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The creation of special cash deposit accounts, better known as simplified current accounts, facilitates access for low-income individuals — especially the beneficiaries of social programs and micro-entrepreneurs — to banking services in general and, consequently, to credit. The simplified account is free of bank charges and does not require proof of income or an address. Between 2011 and 2013, the number of such active accounts increased from 6.9 million to 8.7 million, the majority in government banks. About 3 million of these accounts were opened by Bolsa Família beneficiaries in Caixa branches.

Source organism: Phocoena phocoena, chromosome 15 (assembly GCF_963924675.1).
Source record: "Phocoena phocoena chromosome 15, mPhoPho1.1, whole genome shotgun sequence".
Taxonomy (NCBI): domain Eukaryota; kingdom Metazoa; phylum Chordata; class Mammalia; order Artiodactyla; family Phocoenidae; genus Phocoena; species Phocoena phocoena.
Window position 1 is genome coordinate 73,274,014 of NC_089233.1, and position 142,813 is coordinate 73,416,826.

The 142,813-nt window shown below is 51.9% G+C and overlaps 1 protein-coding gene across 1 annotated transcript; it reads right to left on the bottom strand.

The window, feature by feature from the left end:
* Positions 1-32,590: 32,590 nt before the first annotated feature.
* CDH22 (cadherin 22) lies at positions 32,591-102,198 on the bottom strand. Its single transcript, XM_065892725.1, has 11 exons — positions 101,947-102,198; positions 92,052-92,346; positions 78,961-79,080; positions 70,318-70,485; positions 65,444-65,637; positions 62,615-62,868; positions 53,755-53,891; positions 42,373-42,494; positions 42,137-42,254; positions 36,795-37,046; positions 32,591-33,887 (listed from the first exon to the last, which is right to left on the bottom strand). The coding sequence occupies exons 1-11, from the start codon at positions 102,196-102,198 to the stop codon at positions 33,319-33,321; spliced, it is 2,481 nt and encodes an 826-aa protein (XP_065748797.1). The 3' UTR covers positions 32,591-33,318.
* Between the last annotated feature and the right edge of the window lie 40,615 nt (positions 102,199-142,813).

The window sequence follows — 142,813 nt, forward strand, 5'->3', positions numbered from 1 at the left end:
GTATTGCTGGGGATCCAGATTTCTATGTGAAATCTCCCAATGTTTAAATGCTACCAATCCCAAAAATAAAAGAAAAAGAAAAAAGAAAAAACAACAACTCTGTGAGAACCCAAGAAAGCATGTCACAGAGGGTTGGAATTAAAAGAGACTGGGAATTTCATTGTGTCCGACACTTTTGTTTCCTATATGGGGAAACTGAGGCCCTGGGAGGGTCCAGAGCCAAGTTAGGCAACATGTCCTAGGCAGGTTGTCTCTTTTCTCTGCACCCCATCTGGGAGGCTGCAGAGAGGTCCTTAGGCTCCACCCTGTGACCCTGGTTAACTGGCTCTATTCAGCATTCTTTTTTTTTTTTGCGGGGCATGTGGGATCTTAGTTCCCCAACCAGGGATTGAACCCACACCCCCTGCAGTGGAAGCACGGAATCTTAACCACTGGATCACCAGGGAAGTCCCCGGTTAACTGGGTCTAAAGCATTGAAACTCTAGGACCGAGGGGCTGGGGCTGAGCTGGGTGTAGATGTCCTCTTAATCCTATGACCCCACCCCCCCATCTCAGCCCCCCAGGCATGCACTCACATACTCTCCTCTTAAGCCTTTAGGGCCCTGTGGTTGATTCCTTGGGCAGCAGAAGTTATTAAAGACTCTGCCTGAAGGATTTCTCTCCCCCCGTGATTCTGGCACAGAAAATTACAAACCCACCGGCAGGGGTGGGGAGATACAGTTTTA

Credit card use also gained ground. According to a survey released in 2013 by the Federation of Commerce of Rio de Janeiro (Fecomércio/RJ), the number of card users more than doubled between 2008 and 2012, from 18% to 41%. The advance, according to Fecomércio/RJ, is compatible with the process of the formalization of the labor market. The creation of formal jobs translates into current account deposits by companies, bank accounts set up for workers and greater access to credit tools, such as credit cards. In addition, growth in workers’ average income contributed to increased access to credit.